Title: A-Hunting We Will Go!
Podcaster: Roz Brown & John Troeltzsch
Organization: Ball Aerospace & Technologies Corp.
Description: The largest telescope ever built for a NASA mission soared beyond Earth’s orbit on March 7, 2009, looking not for ET, but rather ET’s home. The Kepler mission is hunting for planets in the habitable zone and may confirm the existence of other Earth-size and smaller planets. Or it may not. Either answer will be profound, and a rigorous systems engineering program was needed to address the question.
Bio: Ball Aerospace & Technologies Corp. supports critical missions of important national agencies such as the Department of Defense, NASA, NOAA, and other U.S. government and commercial entities. The company develops and manufactures spacecraft, advanced instruments and sensors, components, data exploitation systems and RF solutions for strategic, tactical and scientific applications. Roz Brown is the Media Relations Manager for Ball Aerospace. John Troeltzsch is the Ball Aerospace program manager for the Kepler mission.
Today’s sponsor: This episode of 365 Days of Astronomy is sponsored by the National Radio Astronomy Observatory, celebrating Five Decades of Training Young Scientists through summer programs. Explore the hidden universe in radio at www.nrao.edu.
Roz Brown: NASA announced last month that the Kepler mission launched earlier this year has found its first extrasolar planet, which demonstrates the telescope’s extraordinary scientific capabilities. As you know, John, Kepler’s principal investigator, Bill Borucki has said that Kepler isn’t hunting for ET, an extraterrestrial, but instead the telescope is hunting for ET’s home. What’s your take on that?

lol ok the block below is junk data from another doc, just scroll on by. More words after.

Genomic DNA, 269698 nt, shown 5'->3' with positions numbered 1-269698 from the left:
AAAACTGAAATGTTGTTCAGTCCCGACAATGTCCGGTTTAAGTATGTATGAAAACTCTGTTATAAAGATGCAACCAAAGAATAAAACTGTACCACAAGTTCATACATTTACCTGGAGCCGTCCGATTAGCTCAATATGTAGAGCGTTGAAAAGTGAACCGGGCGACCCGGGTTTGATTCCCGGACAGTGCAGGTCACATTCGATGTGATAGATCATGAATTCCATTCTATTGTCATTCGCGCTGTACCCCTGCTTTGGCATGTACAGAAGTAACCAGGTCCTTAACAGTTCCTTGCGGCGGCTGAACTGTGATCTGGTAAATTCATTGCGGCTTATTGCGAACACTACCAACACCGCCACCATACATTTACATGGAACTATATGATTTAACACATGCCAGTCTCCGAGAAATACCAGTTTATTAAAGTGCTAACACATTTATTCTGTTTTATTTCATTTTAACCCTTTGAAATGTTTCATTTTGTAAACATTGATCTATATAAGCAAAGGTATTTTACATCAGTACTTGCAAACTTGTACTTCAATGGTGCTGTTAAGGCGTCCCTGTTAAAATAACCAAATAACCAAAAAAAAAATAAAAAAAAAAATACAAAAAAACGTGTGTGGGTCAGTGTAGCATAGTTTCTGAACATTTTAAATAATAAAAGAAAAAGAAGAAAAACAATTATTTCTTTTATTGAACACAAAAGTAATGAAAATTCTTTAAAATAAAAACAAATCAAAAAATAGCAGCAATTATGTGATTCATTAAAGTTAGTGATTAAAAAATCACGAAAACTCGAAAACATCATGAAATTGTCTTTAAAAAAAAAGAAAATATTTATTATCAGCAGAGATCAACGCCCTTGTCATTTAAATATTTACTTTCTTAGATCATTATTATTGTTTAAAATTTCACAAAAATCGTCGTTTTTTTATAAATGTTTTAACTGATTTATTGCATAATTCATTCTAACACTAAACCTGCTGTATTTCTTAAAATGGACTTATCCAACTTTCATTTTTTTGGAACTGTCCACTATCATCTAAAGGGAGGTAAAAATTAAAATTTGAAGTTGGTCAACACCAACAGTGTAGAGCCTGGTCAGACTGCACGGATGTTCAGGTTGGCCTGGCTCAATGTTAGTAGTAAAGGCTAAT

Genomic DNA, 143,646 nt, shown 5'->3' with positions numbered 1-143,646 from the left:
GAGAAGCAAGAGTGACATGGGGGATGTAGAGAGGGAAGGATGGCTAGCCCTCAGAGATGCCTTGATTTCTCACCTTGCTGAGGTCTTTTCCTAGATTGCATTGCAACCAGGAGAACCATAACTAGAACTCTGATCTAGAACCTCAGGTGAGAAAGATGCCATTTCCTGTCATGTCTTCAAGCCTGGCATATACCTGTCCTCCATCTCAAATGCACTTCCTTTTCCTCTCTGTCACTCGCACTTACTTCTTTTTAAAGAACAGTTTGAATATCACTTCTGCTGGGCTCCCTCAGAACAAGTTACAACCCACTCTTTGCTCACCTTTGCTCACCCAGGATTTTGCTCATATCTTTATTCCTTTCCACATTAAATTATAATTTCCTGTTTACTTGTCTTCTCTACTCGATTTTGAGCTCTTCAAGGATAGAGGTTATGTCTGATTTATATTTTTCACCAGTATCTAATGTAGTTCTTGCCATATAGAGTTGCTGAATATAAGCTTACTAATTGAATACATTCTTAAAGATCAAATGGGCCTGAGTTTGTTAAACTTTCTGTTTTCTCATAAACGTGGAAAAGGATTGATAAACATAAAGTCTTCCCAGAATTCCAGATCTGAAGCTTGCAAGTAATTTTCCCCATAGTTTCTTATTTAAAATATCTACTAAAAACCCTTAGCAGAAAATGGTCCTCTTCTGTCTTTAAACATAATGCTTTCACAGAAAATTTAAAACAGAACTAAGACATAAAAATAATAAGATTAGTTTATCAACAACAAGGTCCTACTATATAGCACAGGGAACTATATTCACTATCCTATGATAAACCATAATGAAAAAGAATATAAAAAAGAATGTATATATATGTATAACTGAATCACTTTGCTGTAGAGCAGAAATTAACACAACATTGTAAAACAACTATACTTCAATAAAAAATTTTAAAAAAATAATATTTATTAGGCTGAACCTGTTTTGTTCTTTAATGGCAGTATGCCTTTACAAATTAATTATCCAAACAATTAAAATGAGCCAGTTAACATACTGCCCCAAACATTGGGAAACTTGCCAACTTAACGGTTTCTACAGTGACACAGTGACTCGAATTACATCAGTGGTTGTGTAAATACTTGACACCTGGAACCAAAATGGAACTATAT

John Troeltzsch: Kepler is going to help us answer one of the oldest questions that mankind has asked, and that is, are we alone? You can’t look up at all those stars or look at the Kepler first light image with four-and-a-half million objects in it, and not wonder is there another Earth out there? So Kepler is the first step in figuring out if there are habitable planets around other stars in our galaxy and I think Kepler is poised to really help us answer that question which is going to fundamentally change the way humankind sees ourselves and our universe.
RB: I know the Kepler mission involved technical challenges in the areas of photometric noise and systematic error reduction, stability, and false-positive rejection. Tell me more about the challenges.
JT: Kepler faced just a whole gambit of technical challenges. We had very large optics, probably the largest optical system we’d ever built at Ball. We had large structures to hold the optics. We had this 95 megapixel camera – nobody had ever tried to do something like that before. We had really incredible requirements on the spacecraft bus to keep us safe, and pointed, and warm, and all those things you need to accomplish the mission. So, each one of those areas had unique challenges. I think about the work we went through to get the optics in house, just tremendous challenges that took years to persevere and get them in. I think about building the camera and the 22,000 parts in that camera and how many struggles and challenges we faced getting it working. From the systems engineering point of view we had over 23,000 requirements that had to be tracked and verified. So there were challenges everywhere you looked on a mission like this.